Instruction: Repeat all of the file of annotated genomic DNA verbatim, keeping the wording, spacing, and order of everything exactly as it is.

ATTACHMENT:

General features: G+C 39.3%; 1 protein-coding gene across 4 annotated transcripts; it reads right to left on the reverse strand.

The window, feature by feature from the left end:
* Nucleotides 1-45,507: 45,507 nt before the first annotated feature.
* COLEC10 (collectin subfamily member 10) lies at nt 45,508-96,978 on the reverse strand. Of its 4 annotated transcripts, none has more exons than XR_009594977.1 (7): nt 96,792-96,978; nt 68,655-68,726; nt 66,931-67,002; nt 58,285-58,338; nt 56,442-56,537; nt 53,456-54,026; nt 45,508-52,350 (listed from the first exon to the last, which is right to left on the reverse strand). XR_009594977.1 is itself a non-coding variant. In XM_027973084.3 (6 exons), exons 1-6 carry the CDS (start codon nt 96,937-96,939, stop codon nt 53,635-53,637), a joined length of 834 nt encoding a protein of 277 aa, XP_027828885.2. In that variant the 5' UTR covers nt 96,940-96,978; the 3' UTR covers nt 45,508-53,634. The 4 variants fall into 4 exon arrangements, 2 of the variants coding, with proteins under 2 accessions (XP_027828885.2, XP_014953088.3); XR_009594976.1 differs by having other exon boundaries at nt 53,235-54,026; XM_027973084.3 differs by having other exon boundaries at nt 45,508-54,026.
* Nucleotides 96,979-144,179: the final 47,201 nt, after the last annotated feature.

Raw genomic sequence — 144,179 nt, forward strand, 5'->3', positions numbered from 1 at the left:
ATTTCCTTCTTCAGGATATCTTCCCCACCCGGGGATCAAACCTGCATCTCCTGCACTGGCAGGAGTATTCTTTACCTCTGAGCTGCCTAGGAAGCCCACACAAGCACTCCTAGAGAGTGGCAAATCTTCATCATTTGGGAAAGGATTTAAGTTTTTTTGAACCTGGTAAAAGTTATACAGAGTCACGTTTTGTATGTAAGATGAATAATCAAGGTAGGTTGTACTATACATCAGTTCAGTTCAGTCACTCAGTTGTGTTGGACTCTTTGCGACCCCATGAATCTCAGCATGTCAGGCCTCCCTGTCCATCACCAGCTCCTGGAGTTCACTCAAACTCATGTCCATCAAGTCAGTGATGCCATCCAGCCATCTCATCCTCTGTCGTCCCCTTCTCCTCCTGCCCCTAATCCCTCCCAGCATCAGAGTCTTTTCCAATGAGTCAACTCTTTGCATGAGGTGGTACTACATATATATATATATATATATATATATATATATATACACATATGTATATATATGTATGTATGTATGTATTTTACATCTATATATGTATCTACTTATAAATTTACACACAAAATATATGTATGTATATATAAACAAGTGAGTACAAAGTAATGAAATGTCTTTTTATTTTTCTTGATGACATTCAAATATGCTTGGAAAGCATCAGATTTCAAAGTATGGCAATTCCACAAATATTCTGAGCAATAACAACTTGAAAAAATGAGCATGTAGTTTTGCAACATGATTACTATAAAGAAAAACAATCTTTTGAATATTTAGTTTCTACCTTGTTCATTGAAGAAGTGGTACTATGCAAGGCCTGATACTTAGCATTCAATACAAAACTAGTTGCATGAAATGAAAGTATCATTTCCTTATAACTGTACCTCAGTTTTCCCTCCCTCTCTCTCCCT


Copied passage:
General features: G+C 39.3%; 1 protein-coding gene across 4 annotated transcripts; it reads right to left on the reverse strand.

The window, feature by feature from the left end:
* Nucleotides 1-45,507: 45,507 nt before the first annotated feature.
* COLEC10 (collectin subfamily member 10) lies at nt 45,508-96,978 on the reverse strand. Of its 4 annotated transcripts, none has more exons than XR_009594977.1 (7): nt 96,792-96,978; nt 68,655-68,726; nt 66,931-67,002; nt 58,285-58,338; nt 56,442-56,537; nt 53,456-54,026; nt 45,508-52,350 (listed from the first exon to the last, which is right to left on the reverse strand). XR_009594977.1 is itself a non-coding variant. In XM_027973084.3 (6 exons), exons 1-6 carry the CDS (start codon nt 96,937-96,939, stop codon nt 53,635-53,637), a joined length of 834 nt encoding a protein of 277 aa, XP_027828885.2. In that variant the 5' UTR covers nt 96,940-96,978; the 3' UTR covers nt 45,508-53,634. The 4 variants fall into 4 exon arrangements, 2 of the variants coding, with proteins under 2 accessions (XP_027828885.2, XP_014953088.3); XR_009594976.1 differs by having other exon boundaries at nt 53,235-54,026; XM_027973084.3 differs by having other exon boundaries at nt 45,508-54,026.
* Nucleotides 96,979-144,179: the final 47,201 nt, after the last annotated feature.

Raw genomic sequence — 144,179 nt, forward strand, 5'->3', positions numbered from 1 at the left:
ATTTCCTTCTTCAGGATATCTTCCCCACCCGGGGATCAAACCTGCATCTCCTGCACTGGCAGGAGTATTCTTTACCTCTGAGCTGCCTAGGAAGCCCACACAAGCACTCCTAGAGAGTGGCAAATCTTCATCATTTGGGAAAGGATTTAAGTTTTTTTGAACCTGGTAAAAGTTATACAGAGTCACGTTTTGTATGTAAGATGAATAATCAAGGTAGGTTGTACTATACATCAGTTCAGTTCAGTCACTCAGTTGTGTTGGACTCTTTGCGACCCCATGAATCTCAGCATGTCAGGCCTCCCTGTCCATCACCAGCTCCTGGAGTTCACTCAAACTCATGTCCATCAAGTCAGTGATGCCATCCAGCCATCTCATCCTCTGTCGTCCCCTTCTCCTCCTGCCCCTAATCCCTCCCAGCATCAGAGTCTTTTCCAATGAGTCAACTCTTTGCATGAGGTGGTACTACATATATATATATATATATATATATATATATATATACACATATGTATATATATGTATGTATGTATGTATTTTACATCTATATATGTATCTACTTATAAATTTACACACAAAATATATGTATGTATATATAAACAAGTGAGTACAAAGTAATGAAATGTCTTTTTATTTTTCTTGATGACATTCAAATATGCTTGGAAAGCATCAGATTTCAAAGTATGGCAATTCCACAAATATTCTGAGCAATAACAACTTGAAAAAATGAGCATGTAGTTTTGCAACATGATTACTATAAAGAAAAACAATCTTTTGAATATTTAGTTTCTACCTTGTTCATTGAAGAAGTGGTACTATGCAAGGCCTGATACTTAGCATTCAATACAAAACTAGTTGCATGAAATGAAAGTATCATTTCCTTATAACTGTACCTCAGTTTTCCCTCCCTCTCTCTCCCT